If we want to learn from the alternative-to-medicine crowd then let’s learn from them, not let them in the door with crank theories that most people lack the knowledge to identify for the bullshit they truly are.

  2. EDZARD ERNST July 15, 2011 at 8:44 am #

    very good comment!it’s the old bait and switch technique and nothing else.the new college of medicine seems to bring this trick to a new level of perfection/deception.it’s trick and not treatment!

  3. Luke Scientiae July 15, 2011 at 8:51 am #

    That it is left up to bloggers, however excellent, to implore doctors to return to evidence-based treatment is a disgrace.

    Why isn’t it simply illegal for doctors to direct patients towards the quacks and charlatans? Shouldn’t it being illegal come naturally out of the government legislating to protect the public from harm?

    In fact, why isn’t it illegal for reiki and homeopathy to make any claims at all about affecting human health one way or the other if they can’t provide adequate evidence to support what they are saying?

  4. domenica July 15, 2011 at 10:34 pm #

    I can’t believe people like you still exist. You sound like a half-wit from the 1950’s. there is a lot more evidence for naturopathic, homeopathic and eastern medicine than anything you practice I’m sure. About 3000 years worth of practice. You should be ashamed of your ignorance and blatant misuse of that degree someone was irresponsible enough to give you.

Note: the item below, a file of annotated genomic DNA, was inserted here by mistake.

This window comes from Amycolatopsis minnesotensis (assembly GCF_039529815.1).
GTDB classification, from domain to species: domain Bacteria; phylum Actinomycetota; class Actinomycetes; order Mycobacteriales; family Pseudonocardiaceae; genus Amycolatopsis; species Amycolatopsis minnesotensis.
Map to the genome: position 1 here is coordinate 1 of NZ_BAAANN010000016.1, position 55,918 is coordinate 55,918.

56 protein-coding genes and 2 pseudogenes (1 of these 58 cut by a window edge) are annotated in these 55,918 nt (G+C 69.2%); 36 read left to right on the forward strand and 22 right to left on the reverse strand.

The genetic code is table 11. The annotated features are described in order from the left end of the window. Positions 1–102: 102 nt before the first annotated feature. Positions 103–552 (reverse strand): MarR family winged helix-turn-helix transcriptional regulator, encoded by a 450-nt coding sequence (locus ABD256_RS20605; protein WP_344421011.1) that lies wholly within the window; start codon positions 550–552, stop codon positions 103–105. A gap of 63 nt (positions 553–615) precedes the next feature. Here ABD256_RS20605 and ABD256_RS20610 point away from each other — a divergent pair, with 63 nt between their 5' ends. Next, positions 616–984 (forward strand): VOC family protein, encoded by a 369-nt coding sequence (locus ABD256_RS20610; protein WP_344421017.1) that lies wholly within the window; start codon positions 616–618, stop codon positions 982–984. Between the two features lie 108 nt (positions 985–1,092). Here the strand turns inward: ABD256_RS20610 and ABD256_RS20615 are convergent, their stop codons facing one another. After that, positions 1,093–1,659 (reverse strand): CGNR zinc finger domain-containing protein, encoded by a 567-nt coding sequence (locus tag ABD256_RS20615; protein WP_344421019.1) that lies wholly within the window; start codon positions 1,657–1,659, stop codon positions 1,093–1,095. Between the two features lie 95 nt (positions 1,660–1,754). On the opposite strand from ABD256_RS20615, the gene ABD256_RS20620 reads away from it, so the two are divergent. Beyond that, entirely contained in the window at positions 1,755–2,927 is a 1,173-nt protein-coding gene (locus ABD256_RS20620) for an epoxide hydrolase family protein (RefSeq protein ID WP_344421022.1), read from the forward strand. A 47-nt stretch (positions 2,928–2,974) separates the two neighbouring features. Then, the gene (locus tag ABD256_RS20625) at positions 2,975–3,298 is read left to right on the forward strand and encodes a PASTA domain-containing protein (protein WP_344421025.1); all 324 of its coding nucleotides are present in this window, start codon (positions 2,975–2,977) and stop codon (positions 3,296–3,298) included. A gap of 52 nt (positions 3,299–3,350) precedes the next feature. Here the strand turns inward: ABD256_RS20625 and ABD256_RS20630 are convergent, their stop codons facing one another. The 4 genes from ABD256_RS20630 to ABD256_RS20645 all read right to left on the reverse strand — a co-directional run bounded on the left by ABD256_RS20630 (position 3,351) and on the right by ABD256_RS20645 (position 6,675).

5. David Colquhoun July 16, 2011 at 9:33 am #

    Margaret McCartney has hit the nail on the head. She usually does.
    Dr Neaves, comment in the BMJ, on the other hand, sounds as though she’s beginning to panic. She says

    "You might not agree with homeopathy, but acupuncture you include too, which is offered by NHS physiotherapists and pain clinics across the country? Might this extend to osteopathy too? Or was NICE wrong in the guidelines on chronic back pain."